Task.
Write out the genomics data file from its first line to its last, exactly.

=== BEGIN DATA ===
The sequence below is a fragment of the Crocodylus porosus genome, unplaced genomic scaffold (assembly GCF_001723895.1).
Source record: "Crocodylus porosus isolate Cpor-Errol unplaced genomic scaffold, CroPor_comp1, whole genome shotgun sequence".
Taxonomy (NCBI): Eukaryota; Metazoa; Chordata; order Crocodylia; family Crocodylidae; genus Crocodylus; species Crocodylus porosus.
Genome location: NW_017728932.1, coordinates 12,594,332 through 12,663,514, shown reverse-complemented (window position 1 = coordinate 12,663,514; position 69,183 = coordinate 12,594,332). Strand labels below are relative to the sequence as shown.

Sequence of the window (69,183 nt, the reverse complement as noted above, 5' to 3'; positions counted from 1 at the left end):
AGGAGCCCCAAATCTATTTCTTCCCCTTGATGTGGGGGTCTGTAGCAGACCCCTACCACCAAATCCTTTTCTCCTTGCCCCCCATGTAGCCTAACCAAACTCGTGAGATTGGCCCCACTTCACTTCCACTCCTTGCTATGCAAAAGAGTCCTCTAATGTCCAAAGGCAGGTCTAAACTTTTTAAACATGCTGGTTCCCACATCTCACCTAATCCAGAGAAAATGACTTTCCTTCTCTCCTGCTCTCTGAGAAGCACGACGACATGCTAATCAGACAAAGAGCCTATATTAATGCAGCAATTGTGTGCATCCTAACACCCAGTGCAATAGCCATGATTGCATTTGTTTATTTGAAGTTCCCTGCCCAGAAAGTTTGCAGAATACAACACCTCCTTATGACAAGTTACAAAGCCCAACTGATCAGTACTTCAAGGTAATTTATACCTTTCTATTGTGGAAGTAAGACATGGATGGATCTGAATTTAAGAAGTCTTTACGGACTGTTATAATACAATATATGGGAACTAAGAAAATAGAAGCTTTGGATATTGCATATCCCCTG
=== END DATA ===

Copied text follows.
The sequence below is a fragment of the Crocodylus porosus genome, unplaced genomic scaffold (assembly GCF_001723895.1).
Source record: "Crocodylus porosus isolate Cpor-Errol unplaced genomic scaffold, CroPor_comp1, whole genome shotgun sequence".
Taxonomy (NCBI): Eukaryota; Metazoa; Chordata; order Crocodylia; family Crocodylidae; genus Crocodylus; species Crocodylus porosus.
Genome location: NW_017728932.1, coordinates 12,594,332 through 12,663,514, shown reverse-complemented (window position 1 = coordinate 12,663,514; position 69,183 = coordinate 12,594,332). Strand labels below are relative to the sequence as shown.

Sequence of the window (69,183 nt, the reverse complement as noted above, 5' to 3'; positions counted from 1 at the left end):
AGGAGCCCCAAATCTATTTCTTCCCCTTGATGTGGGGGTCTGTAGCAGACCCCTACCACCAAATCCTTTTCTCCTTGCCCCCCATGTAGCCTAACCAAACTCGTGAGATTGGCCCCACTTCACTTCCACTCCTTGCTATGCAAAAGAGTCCTCTAATGTCCAAAGGCAGGTCTAAACTTTTTAAACATGCTGGTTCCCACATCTCACCTAATCCAGAGAAAATGACTTTCCTTCTCTCCTGCTCTCTGAGAAGCACGACGACATGCTAATCAGACAAAGAGCCTATATTAATGCAGCAATTGTGTGCATCCTAACACCCAGTGCAATAGCCATGATTGCATTTGTTTATTTGAAGTTCCCTGCCCAGAAAGTTTGCAGAATACAACACCTCCTTATGACAAGTTACAAAGCCCAACTGATCAGTACTTCAAGGTAATTTATACCTTTCTATTGTGGAAGTAAGACATGGATGGATCTGAATTTAAGAAGTCTTTACGGACTGTTATAATACAATATATGGGAACTAAGAAAATAGAAGCTTTGGATATTGCATATCCCCTG